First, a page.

Unfortunately, the teachers knew their shit because they won. They won the case. They’re able to be expert witnesses and they got left — and Florida got left with the bill to the tune of about $372,000 and they have to pay for it, which they were not a fan of because they can’t afford things anyway. And the law firm that the teachers got, because they have commonsense, they needed some good representation, they got Debevoise & Plimpton. And it turns out that the firm was taking their case at a reduced fee like it would’ve been more if the firm was billing up market price, but still there’s complaints over if they have to actually pay it or not, Florida.
Joe Patrice: This comes up a lot where the U.S. system, unlike some other countries, does not generally make the loser pay the winner’s legal fees. There are some arguments for and against that. I’ve always felt that an advantage of making people do that would be — or at least like in constitutional cases and stuff like that, we probably should have a system that makes the loser pay. You shouldn’t be — this is how anti-SLAPP suits work. You shouldn’t have to pay your own bills when you’re being hit with —
Kathryn Rubino: Nonsense, yeah.
Joe Patrice: — qualified, frivolous attempts to restrict your constitutional rights.
Now then the next question of course is, do you get to hire Debevoise and charge the loser those fees or is it knocked down to something reasonable? In this case, there were discounts off of Debevoise’s actual rates, so there’s that going on for them. Yeah, no. So, the Ron DeSantis’ continued bankrupting of Florida through bad litigation continues? Is that what we’re hearing?
Chris Williams: Yeah. So I guess my question is in anything like this where it’s a civil suit, how do you determine what counts as reasonable fees?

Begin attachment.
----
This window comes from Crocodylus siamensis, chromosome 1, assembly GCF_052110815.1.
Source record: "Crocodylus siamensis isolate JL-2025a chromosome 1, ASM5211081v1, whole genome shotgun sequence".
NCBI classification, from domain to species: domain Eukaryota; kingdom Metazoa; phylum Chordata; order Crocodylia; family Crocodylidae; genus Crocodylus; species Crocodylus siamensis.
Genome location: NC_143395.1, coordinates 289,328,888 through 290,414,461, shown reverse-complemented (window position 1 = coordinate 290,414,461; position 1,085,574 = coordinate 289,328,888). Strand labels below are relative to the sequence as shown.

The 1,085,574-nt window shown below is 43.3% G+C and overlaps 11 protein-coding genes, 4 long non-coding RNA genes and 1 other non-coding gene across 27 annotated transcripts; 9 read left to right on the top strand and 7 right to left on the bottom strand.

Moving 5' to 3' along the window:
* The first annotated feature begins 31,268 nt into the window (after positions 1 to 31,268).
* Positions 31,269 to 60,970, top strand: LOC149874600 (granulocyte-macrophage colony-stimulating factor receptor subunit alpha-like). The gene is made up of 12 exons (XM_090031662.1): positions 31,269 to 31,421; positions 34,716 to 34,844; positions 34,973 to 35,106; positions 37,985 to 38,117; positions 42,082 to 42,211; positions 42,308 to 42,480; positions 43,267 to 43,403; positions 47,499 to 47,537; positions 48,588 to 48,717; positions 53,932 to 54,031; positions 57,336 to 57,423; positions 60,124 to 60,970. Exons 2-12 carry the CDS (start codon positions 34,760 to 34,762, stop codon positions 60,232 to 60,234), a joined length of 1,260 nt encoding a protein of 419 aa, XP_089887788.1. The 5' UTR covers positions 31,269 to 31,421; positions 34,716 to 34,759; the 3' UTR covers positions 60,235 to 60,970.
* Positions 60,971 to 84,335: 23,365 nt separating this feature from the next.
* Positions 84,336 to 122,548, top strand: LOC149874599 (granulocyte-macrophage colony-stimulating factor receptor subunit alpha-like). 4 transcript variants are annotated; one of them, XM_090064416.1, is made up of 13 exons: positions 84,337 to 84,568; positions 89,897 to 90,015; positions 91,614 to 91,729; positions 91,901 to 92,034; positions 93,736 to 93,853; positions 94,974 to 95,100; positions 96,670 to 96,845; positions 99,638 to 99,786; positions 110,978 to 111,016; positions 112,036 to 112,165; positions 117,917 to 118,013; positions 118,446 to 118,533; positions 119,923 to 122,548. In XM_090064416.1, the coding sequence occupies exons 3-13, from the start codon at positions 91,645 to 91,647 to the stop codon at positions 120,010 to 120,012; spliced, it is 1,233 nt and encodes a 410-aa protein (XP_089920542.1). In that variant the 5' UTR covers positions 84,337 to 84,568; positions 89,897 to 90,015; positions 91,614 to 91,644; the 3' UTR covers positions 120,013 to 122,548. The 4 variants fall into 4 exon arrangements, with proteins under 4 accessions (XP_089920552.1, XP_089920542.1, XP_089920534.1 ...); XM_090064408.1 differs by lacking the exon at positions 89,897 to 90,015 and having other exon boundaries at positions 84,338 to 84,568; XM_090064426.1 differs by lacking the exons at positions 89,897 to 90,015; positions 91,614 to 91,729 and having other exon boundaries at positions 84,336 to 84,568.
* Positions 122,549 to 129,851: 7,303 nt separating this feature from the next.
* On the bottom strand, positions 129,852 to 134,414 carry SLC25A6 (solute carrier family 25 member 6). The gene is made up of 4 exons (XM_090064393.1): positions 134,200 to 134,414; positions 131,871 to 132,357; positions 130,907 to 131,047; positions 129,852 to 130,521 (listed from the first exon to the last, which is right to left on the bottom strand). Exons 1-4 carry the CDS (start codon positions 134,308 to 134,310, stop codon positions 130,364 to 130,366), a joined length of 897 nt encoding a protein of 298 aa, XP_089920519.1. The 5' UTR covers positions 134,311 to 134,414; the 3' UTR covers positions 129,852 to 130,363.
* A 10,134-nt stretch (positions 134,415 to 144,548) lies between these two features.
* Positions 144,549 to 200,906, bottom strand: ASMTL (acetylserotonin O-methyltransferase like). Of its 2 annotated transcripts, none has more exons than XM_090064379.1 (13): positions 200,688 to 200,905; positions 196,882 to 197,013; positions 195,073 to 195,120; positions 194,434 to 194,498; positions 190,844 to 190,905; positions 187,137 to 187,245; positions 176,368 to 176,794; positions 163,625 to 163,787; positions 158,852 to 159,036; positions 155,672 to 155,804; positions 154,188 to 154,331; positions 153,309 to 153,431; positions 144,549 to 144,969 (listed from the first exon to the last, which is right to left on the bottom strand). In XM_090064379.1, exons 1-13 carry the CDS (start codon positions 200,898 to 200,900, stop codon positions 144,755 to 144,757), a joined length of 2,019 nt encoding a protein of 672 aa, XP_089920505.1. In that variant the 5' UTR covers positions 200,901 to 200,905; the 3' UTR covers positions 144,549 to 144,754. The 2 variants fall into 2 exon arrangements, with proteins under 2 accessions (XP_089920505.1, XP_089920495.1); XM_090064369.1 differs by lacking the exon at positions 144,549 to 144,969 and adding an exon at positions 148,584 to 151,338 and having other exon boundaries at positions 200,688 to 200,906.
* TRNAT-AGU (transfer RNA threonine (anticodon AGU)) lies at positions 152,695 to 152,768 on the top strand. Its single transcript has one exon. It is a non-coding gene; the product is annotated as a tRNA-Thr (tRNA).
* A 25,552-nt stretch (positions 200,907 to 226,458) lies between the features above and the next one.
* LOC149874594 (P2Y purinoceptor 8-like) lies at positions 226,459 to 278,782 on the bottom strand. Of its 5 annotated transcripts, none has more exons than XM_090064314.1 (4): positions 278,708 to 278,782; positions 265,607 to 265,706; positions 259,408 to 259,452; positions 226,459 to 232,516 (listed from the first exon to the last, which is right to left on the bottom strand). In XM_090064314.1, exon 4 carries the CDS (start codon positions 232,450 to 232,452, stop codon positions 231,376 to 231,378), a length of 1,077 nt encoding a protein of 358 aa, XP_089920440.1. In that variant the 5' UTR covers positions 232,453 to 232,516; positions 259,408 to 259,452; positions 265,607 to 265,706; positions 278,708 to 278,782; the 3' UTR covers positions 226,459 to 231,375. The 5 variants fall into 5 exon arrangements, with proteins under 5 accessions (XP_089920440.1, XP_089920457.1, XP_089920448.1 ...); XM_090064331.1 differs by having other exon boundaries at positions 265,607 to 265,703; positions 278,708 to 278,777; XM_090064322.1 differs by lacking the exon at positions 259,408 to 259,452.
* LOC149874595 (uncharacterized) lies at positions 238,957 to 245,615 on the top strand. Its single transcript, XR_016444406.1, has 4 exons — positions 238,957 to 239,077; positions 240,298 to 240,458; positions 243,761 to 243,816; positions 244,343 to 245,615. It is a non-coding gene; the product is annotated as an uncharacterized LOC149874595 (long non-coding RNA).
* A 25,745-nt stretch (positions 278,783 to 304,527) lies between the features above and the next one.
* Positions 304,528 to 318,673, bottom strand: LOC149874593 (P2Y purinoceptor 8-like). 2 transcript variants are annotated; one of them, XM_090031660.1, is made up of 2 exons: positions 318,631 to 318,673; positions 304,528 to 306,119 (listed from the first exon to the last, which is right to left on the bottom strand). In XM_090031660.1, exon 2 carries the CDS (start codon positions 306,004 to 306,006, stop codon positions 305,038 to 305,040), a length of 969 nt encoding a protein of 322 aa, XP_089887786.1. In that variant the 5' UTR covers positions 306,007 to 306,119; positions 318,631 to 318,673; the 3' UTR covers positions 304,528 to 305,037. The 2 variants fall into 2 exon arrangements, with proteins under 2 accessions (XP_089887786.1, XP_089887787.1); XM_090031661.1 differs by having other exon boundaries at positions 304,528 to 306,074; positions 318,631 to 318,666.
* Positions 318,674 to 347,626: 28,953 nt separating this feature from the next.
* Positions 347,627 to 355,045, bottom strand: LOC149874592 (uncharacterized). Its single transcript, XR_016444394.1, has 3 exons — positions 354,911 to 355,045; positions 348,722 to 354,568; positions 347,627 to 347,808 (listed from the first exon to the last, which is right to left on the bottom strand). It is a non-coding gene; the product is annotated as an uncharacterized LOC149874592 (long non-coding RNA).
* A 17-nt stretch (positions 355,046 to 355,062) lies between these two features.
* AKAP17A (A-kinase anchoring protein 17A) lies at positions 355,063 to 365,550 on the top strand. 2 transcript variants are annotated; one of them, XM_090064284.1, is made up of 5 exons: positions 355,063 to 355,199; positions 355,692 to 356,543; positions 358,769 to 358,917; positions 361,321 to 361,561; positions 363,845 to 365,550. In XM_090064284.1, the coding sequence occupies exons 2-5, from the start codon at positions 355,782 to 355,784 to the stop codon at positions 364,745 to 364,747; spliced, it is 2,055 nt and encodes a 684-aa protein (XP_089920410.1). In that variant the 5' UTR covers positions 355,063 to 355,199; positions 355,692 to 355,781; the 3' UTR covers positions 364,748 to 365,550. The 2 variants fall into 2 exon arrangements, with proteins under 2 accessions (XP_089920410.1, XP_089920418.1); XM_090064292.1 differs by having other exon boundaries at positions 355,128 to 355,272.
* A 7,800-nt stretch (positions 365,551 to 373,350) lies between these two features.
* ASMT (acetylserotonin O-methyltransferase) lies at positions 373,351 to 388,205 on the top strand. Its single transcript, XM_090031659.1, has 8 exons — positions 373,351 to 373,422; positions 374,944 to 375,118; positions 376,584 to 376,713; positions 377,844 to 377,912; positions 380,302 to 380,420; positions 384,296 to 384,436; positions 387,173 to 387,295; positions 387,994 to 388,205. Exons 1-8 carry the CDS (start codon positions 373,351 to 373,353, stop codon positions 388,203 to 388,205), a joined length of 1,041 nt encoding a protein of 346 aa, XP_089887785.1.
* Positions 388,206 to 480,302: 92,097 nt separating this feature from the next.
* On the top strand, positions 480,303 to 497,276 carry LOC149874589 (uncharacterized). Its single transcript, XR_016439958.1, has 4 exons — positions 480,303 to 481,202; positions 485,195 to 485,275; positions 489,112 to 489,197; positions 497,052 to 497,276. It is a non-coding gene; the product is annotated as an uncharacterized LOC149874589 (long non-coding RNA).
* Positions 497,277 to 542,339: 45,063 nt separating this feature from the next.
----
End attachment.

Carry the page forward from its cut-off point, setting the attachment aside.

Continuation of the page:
Joe Patrice: Yeah, so the usual method is to look at what the —
Kathryn Rubino: Prevailing market rate.
Joe Patrice: — prevailing market rate is. They would probably look in that jurisdiction, which is kind of — I mean there are flaws with that, right? Like a local lawyer in some Jacksonville court, not to say there aren’t great lawyers in Jacksonville, but those lawyers are probably not charging what Debevoise is. And when the case involves — I don’t know why did I say “Jacksonville”. I can’t remember exactly where this case was brought, in Gainesville or whatever. But whatever the locality, when it’s involving constitutional rights and stuff like that, it’s going to be —
Kathryn Rubino: Bigger, yeah.
Joe Patrice: — it’s going to be national in focus, and so you probably need to consider that you’re probably going to hire a New York big law firm to get involved, or DC.
Kathryn Rubino: Or at least a national brand of some variety, yeah. I think that’s fair.
Joe Patrice: So, yeah, it’s a complicated question to figure out what the right rules should be for determining fees. But yeah, courts grapple with it and try to come up with something.
Chris Williams: I don’t know if this is constitutionally big but teachers being able to be expert witnesses, it seems like it has some far reach. It’ll be something that people in a profession would care deeply about. I wouldn’t want necessarily some mom-and-pop firm that doesn’t have as much resources to be the ones determining if they get to speak or not at cases.
Joe Patrice: Yeah, because this really is — in many ways, it was a free speech case, right? Because it was not that they were opposed to expert witnesses per se. They were opposed to expert witnesses saying things that they didn’t like expert witnesses going around and saying. And yeah, expert witness testimony is key to law professors because law professors don’t make a ton. They’re better paid than a lot of academics, but that’s an incredibly low bar. And with their education, they have opportunities to be making a lot more money in the private sector as a lawyer. So being able to take these engagements, to consult on cases, to be an expert witness, that’s supplemental income, that’s kind of important to them.
Chris Williams: Because we’re at a point where even big law associates are having side gigs. People are starving for money.
Joe Patrice: Well, that actually is a great transition.
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Joe Patrice: Okay. So we have talked about this for a few weeks because this is of course the big legal industry conversation for a while. Millbank has issued bonuses already and has issued —
Kathryn Rubino: Raises.
Joe Patrice: — a cost of living adjustment, I call it.
Kathryn Rubino: Okay. That’s definitely what you’re calling it, but I think that certainly the way that the firm talking about it is just that they’re pure raises.